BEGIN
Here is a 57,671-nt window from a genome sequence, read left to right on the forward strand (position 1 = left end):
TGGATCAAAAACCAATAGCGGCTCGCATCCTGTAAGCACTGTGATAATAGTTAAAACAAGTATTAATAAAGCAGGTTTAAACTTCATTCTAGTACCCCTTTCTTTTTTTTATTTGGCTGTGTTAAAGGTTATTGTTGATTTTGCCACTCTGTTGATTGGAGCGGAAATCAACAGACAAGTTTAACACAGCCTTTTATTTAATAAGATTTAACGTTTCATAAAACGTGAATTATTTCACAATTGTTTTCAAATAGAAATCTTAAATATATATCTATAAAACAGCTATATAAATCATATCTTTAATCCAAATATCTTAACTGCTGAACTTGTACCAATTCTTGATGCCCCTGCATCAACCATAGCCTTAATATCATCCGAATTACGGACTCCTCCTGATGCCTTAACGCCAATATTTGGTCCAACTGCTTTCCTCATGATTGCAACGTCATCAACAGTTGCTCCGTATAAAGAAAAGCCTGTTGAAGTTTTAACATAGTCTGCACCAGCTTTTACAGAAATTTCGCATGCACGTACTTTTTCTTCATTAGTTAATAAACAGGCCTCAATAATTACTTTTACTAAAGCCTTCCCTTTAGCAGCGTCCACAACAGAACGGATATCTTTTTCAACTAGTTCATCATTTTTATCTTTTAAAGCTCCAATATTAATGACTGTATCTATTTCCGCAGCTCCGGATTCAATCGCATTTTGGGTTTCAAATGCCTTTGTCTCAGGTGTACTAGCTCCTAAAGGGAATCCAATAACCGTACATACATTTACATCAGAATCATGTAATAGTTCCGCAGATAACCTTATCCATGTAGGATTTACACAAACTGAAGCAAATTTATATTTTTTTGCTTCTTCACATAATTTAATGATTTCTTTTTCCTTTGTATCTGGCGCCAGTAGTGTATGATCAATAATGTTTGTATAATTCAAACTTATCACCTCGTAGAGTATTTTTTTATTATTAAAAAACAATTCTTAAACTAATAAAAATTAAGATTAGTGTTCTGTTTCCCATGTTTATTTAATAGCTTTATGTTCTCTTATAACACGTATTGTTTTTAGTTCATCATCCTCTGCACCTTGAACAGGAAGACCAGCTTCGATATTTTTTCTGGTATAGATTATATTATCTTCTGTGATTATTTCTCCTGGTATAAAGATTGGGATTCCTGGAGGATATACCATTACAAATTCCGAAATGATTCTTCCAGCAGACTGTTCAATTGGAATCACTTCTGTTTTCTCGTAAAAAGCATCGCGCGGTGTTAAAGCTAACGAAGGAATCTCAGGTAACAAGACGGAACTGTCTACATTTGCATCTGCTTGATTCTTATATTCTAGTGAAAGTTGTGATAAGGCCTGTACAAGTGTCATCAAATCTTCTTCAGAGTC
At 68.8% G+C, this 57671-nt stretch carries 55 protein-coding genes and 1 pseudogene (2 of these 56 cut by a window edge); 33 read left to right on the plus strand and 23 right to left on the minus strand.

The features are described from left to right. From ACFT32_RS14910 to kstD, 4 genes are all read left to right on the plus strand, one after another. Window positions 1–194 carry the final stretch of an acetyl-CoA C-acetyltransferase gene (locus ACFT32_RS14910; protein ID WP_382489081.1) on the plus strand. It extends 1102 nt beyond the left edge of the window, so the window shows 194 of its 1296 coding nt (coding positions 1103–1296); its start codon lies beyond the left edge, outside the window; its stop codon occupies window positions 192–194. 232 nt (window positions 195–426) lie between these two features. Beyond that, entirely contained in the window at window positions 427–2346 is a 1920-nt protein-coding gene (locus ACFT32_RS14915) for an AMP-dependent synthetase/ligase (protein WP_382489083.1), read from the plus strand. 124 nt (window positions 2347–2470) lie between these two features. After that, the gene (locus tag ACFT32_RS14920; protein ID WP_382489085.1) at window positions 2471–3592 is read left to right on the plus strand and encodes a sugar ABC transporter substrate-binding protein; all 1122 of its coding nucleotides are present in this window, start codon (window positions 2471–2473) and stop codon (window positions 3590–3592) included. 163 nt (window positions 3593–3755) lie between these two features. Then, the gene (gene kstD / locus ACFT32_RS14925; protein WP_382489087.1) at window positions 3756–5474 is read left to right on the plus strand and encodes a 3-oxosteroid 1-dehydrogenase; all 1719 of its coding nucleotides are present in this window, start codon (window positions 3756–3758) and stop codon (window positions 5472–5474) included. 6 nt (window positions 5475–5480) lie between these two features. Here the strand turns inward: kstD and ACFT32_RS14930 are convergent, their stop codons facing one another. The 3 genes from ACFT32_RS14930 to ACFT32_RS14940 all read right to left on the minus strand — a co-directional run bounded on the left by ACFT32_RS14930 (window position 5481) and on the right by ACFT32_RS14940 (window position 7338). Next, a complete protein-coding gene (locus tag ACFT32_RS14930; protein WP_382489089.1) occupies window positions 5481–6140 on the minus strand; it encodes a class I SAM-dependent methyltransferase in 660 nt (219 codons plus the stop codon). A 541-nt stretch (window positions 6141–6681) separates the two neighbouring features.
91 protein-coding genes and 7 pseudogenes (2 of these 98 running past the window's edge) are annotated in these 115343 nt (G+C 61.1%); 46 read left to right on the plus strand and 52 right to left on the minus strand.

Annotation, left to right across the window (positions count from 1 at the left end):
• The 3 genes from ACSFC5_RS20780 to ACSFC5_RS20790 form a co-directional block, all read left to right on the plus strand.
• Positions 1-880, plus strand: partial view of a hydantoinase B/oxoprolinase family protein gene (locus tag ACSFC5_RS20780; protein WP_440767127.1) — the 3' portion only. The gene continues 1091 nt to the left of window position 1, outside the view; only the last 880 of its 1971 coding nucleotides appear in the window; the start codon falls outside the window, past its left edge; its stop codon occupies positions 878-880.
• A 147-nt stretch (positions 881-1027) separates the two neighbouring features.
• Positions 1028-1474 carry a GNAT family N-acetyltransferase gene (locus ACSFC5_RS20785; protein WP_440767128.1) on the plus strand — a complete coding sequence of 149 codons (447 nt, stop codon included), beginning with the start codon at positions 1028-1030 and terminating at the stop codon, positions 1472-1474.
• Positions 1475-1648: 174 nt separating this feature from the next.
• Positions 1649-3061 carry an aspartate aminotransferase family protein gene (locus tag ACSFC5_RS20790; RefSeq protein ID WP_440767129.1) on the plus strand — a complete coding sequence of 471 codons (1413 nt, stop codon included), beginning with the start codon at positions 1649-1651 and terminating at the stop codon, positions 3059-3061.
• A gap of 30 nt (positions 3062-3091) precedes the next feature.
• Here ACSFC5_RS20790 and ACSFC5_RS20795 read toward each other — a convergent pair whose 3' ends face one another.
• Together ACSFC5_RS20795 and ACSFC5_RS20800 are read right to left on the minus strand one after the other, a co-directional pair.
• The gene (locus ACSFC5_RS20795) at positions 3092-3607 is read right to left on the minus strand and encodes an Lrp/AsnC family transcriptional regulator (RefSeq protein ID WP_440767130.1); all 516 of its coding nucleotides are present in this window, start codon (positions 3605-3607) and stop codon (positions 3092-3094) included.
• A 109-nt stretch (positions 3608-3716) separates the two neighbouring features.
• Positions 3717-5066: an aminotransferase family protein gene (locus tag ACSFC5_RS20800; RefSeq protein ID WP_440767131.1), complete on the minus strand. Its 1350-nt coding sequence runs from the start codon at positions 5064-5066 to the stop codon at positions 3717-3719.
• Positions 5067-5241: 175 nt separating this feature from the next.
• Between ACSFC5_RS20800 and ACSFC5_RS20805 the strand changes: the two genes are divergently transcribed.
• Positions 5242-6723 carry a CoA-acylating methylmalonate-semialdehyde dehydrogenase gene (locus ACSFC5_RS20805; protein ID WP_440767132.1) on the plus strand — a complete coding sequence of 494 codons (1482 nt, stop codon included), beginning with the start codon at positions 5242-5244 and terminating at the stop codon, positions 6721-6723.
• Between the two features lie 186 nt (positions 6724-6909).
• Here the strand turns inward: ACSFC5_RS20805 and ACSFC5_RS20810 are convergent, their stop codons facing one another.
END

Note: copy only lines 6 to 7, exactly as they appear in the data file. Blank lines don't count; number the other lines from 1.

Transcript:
Annotation, left to right across the window (positions count from 1 at the left end):
• The 3 genes from ACSFC5_RS20780 to ACSFC5_RS20790 form a co-directional block, all read left to right on the plus strand.